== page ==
Colombia is world-renowned for its coffee-growing abilities. Supremo is one of the most sought-after coffees today. This coffee offers a rich, medium body with nutty overtones. It provides you with a smooth finish due to it having a well-balanced acidity level.
Cupping Notes: Pecan, Nougat, Dark Chocolate, Cola, Walnut.
Barista Notes: The smoothness and light hints of fruit in this easy-going brew make it a great choice for a mellow morning wake-up. The beans do well light or dark roasted, providing a versatility that can accommodate most coffee drinkers.
Chef’s Notes: Colombian Supremo is such a versatile coffee that it can be used as a starting point in any coffee recipe. Avid chefs can use this coffee as a mid reference to make future decisions as to how they want to enhance the same dish with a different coffee. It is recommended this coffee be treated as a ‘go-to’ coffee when it comes to starting out.
Colombian Supremo Overview
Colombia is a mid-sized country in the northwest region of South America, sharing a border with other Latin American republics such as Panama, Brazil, Peru, Ecuador, and Venezuela. Its broad area comprises several geographic regions such as rainforest, grassland, and coastline.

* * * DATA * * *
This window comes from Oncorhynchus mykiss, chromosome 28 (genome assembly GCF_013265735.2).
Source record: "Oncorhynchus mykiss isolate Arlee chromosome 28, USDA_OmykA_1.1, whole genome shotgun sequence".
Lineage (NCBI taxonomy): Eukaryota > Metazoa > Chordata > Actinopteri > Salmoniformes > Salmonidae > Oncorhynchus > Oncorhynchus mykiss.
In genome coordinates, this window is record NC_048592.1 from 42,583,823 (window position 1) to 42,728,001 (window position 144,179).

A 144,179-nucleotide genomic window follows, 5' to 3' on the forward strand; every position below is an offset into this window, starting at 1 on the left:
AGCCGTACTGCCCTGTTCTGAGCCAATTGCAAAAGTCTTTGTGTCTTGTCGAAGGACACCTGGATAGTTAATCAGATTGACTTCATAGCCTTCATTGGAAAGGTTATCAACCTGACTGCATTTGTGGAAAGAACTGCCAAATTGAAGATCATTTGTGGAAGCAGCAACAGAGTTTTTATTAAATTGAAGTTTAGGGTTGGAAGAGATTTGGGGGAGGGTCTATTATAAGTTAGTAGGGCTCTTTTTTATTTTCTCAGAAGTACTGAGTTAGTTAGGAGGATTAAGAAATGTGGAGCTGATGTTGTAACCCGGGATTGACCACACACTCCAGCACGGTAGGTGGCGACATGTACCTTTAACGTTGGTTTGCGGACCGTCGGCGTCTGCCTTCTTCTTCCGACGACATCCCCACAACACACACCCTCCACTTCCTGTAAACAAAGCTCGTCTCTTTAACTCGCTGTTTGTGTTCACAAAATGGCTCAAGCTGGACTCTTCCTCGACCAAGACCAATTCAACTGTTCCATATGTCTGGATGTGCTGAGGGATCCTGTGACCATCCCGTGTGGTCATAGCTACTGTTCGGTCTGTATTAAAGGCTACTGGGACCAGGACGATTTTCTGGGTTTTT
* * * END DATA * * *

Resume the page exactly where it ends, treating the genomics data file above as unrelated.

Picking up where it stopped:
Colombia is a global leader in the exportation of coffee, producing as much as 12% of the world’s foremost caffeinated beverage. Its rich-tasting, medium-bodied coffee is known for its smoothness and versatility while carrying a slight citrus-like acidity in its mild hints of fruitiness.
The Arabica beans of Colombia are grown on tens of thousands of small farms before they are collected, washed, milled, and exported by the Colombian Coffee Federation, which oversees the locally started process to a nationally supervised conclusion and exportation, resulting in uniformly excellent levels of quality and a steady supply.
The beans are grown high above sea level (1,200 - 2,000 meters), and are mostly harvested in Fall and early Winter, although Colombia’s large geographic size means that in some places, the harvest happens between Spring and Summer.
The three most distinguished Colombian coffee types (Medellin, Armenia, and Manizales) are named for the regions in which they’re grown and often bundled and sold together to streamline the business.
Colombian coffees are most popular for enjoyment as a morning beverage due to their smoothness and light hints of fruit. Famous for easy drinking, the beans are versatile and do well dark or light roasted. While there are several different growing regions, a common theme throughout is their sweet chocolate flavor, aromas that carry a hint of spice, and accents of fruit that allude to caramel, apple, and berries.
The beans are great for espressos, because of their mild flavor, and can be dark roasted without acquiring too much bitterness. Colombia exports coffee so regularly and with such consistency, the sheer volume of beans brings the price down, making them an affordable means of mellowing out a blend. In fact, Colombian beans form the base for many commercial espresso brands.